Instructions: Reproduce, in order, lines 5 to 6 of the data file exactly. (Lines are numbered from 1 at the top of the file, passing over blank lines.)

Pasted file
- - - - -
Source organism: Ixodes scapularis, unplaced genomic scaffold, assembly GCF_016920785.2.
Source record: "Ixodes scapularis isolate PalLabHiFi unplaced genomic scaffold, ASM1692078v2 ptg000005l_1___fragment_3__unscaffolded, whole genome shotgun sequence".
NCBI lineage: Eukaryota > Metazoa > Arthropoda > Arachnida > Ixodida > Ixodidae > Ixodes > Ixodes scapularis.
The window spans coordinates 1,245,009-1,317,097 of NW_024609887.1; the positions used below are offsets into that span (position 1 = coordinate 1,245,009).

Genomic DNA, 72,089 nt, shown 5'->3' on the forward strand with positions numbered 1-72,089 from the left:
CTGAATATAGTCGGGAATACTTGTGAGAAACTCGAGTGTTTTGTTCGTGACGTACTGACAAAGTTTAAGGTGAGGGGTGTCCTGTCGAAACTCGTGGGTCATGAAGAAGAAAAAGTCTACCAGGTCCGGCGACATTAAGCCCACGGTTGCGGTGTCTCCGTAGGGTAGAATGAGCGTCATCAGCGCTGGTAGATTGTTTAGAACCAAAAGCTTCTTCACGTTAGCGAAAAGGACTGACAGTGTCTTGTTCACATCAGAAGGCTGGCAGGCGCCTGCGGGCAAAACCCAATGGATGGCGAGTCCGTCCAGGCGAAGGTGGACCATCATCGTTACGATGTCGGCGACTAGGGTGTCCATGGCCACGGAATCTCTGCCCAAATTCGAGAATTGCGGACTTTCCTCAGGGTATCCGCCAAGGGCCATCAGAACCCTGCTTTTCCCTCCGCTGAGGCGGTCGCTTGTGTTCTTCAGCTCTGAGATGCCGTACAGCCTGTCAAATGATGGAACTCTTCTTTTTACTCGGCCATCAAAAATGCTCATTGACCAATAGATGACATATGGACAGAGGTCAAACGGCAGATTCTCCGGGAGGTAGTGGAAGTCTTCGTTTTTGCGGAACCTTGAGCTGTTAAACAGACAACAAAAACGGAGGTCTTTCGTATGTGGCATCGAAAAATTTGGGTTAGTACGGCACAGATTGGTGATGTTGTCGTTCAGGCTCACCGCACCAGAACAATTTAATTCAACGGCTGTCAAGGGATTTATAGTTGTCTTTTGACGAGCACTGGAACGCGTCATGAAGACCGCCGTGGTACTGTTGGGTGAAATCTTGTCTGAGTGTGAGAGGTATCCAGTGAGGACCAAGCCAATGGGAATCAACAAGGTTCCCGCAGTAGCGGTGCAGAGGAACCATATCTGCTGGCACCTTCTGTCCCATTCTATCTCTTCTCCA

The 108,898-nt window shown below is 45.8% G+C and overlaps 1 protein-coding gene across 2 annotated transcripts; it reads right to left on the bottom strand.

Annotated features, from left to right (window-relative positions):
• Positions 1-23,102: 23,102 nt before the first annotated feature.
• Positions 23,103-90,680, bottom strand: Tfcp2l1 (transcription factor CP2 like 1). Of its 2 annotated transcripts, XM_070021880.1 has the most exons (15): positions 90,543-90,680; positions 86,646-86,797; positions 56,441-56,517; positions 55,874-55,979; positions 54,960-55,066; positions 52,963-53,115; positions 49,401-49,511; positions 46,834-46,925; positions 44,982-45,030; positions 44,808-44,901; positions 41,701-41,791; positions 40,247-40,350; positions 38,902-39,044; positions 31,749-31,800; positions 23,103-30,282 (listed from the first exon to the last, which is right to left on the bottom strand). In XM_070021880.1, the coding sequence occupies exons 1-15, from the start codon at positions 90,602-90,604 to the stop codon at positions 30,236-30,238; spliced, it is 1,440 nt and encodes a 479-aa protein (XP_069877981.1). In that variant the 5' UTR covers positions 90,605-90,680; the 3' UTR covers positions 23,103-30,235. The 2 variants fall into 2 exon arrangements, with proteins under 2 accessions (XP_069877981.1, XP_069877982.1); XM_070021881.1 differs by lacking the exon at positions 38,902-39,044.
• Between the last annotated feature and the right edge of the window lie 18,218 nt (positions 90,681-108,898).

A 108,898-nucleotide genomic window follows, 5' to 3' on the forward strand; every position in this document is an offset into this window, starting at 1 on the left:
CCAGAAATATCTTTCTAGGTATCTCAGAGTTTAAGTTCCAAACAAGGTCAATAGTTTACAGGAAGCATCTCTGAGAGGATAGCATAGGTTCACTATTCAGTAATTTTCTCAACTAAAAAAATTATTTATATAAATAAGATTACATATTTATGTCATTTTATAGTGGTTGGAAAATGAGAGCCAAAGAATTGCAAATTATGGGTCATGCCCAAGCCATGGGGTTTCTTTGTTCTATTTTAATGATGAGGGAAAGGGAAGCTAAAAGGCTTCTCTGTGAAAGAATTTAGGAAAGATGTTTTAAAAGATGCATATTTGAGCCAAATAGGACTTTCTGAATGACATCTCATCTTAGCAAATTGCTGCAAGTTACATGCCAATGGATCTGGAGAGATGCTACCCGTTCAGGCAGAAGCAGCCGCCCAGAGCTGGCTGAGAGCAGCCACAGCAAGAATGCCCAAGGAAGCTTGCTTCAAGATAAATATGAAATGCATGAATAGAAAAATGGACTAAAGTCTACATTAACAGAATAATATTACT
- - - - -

Genomic DNA, 72,089 nt, shown 5'->3' on the forward strand with positions numbered 1-72,089 from the left:
CTGAATATAGTCGGGAATACTTGTGAGAAACTCGAGTGTTTTGTTCGTGACGTACTGACAAAGTTTAAGGTGAGGGGTGTCCTGTCGAAACTCGTGGGTCATGAAGAAGAAAAAGTCTACCAGGTCCGGCGACATTAAGCCCACGGTTGCGGTGTCTCCGTAGGGTAGAATGAGCGTCATCAGCGCTGGTAGATTGTTTAGAACCAAAAGCTTCTTCACGTTAGCGAAAAGGACTGACAGTGTCTTGTTCACATCAGAAGGCTGGCAGGCGCCTGCGGGCAAAACCCAATGGATGGCGAGTCCGTCCAGGCGAAGGTGGACCATCATCGTTACGATGTCGGCGACTAGGGTGTCCATGGCCACGGAATCTCTGCCCAAATTCGAGAATTGCGGACTTTCCTCAGGGTATCCGCCAAGGGCCATCAGAACCCTGCTTTTCCCTCCGCTGAGGCGGTCGCTTGTGTTCTTCAGCTCTGAGATGCCGTACAGCCTGTCAAATGATGGAACTCTTCTTTTTACTCGGCCATCAAAAATGCTCATTGACCAATAGATGACATATGGACAGAGGTCAAACGGCAGATTCTCCGGGAGGTAGTGGAAGTCTTCGTTTTTGCGGAACCTTGAGCTGTTAAACAGACAACAAAAACGGAGGTCTTTCGTATGTGGCATCGAAAAATTTGGGTTAGTACGGCACAGATTGGTGATGTTGTCGTTCAGGCTCACCGCACCAGAACAATTTAATTCAACGGCTGTCAAGGGATTTATAGTTGTCTTTTGACGAGCACTGGAACGCGTCATGAAGACCGCCGTGGTACTGTTGGGTGAAATCTTGTCTGAGTGTGAGAGGTATCCAGTGAGGACCAAGCCAATGGGAATCAACAAGGTTCCCGCAGTAGCGGTGCAGAGGAACCATATCTGCTGGCACCTTCTGTCCCATTCTATCTCTTCTCCA